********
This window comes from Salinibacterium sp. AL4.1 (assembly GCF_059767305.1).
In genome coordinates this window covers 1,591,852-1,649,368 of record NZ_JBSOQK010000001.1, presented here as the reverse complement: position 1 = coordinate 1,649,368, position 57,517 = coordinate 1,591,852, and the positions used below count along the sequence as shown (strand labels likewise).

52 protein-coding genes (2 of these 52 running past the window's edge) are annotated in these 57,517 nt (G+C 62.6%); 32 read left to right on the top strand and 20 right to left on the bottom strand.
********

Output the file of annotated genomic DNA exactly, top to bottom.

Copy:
This window comes from Salinibacterium sp. AL4.1 (assembly GCF_059767305.1).
In genome coordinates this window covers 1,591,852-1,649,368 of record NZ_JBSOQK010000001.1, presented here as the reverse complement: position 1 = coordinate 1,649,368, position 57,517 = coordinate 1,591,852, and the positions used below count along the sequence as shown (strand labels likewise).

52 protein-coding genes (2 of these 52 running past the window's edge) are annotated in these 57,517 nt (G+C 62.6%); 32 read left to right on the top strand and 20 right to left on the bottom strand.